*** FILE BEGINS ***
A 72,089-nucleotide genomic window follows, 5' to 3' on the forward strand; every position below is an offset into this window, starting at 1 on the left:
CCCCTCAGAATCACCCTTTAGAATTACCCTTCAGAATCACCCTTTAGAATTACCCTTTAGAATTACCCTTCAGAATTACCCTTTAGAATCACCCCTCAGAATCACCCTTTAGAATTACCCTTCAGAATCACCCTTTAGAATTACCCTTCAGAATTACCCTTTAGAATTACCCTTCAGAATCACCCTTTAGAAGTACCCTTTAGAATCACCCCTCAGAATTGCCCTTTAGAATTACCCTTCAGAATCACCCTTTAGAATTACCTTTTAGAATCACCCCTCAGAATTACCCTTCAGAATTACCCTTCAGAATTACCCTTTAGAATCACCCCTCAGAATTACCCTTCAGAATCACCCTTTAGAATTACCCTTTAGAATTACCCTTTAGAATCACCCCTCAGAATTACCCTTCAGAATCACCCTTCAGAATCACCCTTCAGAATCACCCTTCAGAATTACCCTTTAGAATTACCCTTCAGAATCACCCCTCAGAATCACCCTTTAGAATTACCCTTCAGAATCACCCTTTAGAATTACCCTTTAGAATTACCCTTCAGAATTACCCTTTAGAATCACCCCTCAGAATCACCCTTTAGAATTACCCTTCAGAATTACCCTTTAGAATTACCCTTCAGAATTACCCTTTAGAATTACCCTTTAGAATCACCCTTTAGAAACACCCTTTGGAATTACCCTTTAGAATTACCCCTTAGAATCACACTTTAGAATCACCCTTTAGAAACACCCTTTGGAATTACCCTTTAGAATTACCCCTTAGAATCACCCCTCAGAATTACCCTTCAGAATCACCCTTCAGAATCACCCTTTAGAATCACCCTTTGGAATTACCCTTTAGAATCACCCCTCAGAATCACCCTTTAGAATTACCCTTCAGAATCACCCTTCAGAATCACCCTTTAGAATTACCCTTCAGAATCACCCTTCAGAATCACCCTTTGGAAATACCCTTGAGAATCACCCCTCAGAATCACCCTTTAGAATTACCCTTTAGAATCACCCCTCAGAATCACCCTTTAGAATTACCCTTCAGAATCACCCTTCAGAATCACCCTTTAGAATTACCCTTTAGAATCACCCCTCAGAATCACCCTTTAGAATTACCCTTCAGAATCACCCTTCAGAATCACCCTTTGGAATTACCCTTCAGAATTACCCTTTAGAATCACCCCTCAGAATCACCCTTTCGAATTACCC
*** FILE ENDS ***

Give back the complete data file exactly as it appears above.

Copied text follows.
A 72,089-nucleotide genomic window follows, 5' to 3' on the forward strand; every position below is an offset into this window, starting at 1 on the left:
CCCCTCAGAATCACCCTTTAGAATTACCCTTCAGAATCACCCTTTAGAATTACCCTTTAGAATTACCCTTCAGAATTACCCTTTAGAATCACCCCTCAGAATCACCCTTTAGAATTACCCTTCAGAATCACCCTTTAGAATTACCCTTCAGAATTACCCTTTAGAATTACCCTTCAGAATCACCCTTTAGAAGTACCCTTTAGAATCACCCCTCAGAATTGCCCTTTAGAATTACCCTTCAGAATCACCCTTTAGAATTACCTTTTAGAATCACCCCTCAGAATTACCCTTCAGAATTACCCTTCAGAATTACCCTTTAGAATCACCCCTCAGAATTACCCTTCAGAATCACCCTTTAGAATTACCCTTTAGAATTACCCTTTAGAATCACCCCTCAGAATTACCCTTCAGAATCACCCTTCAGAATCACCCTTCAGAATCACCCTTCAGAATTACCCTTTAGAATTACCCTTCAGAATCACCCCTCAGAATCACCCTTTAGAATTACCCTTCAGAATCACCCTTTAGAATTACCCTTTAGAATTACCCTTCAGAATTACCCTTTAGAATCACCCCTCAGAATCACCCTTTAGAATTACCCTTCAGAATTACCCTTTAGAATTACCCTTCAGAATTACCCTTTAGAATTACCCTTTAGAATCACCCTTTAGAAACACCCTTTGGAATTACCCTTTAGAATTACCCCTTAGAATCACACTTTAGAATCACCCTTTAGAAACACCCTTTGGAATTACCCTTTAGAATTACCCCTTAGAATCACCCCTCAGAATTACCCTTCAGAATCACCCTTCAGAATCACCCTTTAGAATCACCCTTTGGAATTACCCTTTAGAATCACCCCTCAGAATCACCCTTTAGAATTACCCTTCAGAATCACCCTTCAGAATCACCCTTTAGAATTACCCTTCAGAATCACCCTTCAGAATCACCCTTTGGAAATACCCTTGAGAATCACCCCTCAGAATCACCCTTTAGAATTACCCTTTAGAATCACCCCTCAGAATCACCCTTTAGAATTACCCTTCAGAATCACCCTTCAGAATCACCCTTTAGAATTACCCTTTAGAATCACCCCTCAGAATCACCCTTTAGAATTACCCTTCAGAATCACCCTTCAGAATCACCCTTTGGAATTACCCTTCAGAATTACCCTTTAGAATCACCCCTCAGAATCACCCTTTCGAATTACCC